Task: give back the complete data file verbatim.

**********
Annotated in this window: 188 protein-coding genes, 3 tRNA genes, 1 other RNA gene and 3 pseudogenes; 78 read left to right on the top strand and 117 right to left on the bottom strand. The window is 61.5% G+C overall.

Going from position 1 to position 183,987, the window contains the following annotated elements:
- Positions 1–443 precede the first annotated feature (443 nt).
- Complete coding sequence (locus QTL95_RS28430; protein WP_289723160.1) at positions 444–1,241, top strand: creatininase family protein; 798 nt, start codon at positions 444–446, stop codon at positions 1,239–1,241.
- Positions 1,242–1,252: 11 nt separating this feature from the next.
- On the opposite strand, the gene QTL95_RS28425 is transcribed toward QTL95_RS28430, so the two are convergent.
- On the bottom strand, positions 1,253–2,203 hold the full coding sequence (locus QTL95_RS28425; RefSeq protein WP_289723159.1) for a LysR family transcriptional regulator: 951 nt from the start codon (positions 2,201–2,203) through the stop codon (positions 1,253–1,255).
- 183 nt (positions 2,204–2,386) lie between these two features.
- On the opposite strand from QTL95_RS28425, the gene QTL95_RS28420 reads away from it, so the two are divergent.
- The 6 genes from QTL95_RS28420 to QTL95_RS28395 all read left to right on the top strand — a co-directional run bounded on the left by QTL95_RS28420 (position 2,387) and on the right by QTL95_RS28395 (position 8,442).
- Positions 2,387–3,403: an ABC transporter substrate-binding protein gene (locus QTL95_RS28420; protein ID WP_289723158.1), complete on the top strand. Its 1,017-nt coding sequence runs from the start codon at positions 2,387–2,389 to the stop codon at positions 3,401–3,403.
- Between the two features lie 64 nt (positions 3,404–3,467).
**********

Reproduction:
Annotated in this window: 188 protein-coding genes, 3 tRNA genes, 1 other RNA gene and 3 pseudogenes; 78 read left to right on the top strand and 117 right to left on the bottom strand. The window is 61.5% G+C overall.

Going from position 1 to position 183,987, the window contains the following annotated elements:
- Positions 1–443 precede the first annotated feature (443 nt).
- Complete coding sequence (locus QTL95_RS28430; protein WP_289723160.1) at positions 444–1,241, top strand: creatininase family protein; 798 nt, start codon at positions 444–446, stop codon at positions 1,239–1,241.
- Positions 1,242–1,252: 11 nt separating this feature from the next.
- On the opposite strand, the gene QTL95_RS28425 is transcribed toward QTL95_RS28430, so the two are convergent.
- On the bottom strand, positions 1,253–2,203 hold the full coding sequence (locus QTL95_RS28425; RefSeq protein WP_289723159.1) for a LysR family transcriptional regulator: 951 nt from the start codon (positions 2,201–2,203) through the stop codon (positions 1,253–1,255).
- 183 nt (positions 2,204–2,386) lie between these two features.
- On the opposite strand from QTL95_RS28425, the gene QTL95_RS28420 reads away from it, so the two are divergent.
- The 6 genes from QTL95_RS28420 to QTL95_RS28395 all read left to right on the top strand — a co-directional run bounded on the left by QTL95_RS28420 (position 2,387) and on the right by QTL95_RS28395 (position 8,442).
- Positions 2,387–3,403: an ABC transporter substrate-binding protein gene (locus QTL95_RS28420; protein ID WP_289723158.1), complete on the top strand. Its 1,017-nt coding sequence runs from the start codon at positions 2,387–2,389 to the stop codon at positions 3,401–3,403.
- Between the two features lie 64 nt (positions 3,404–3,467).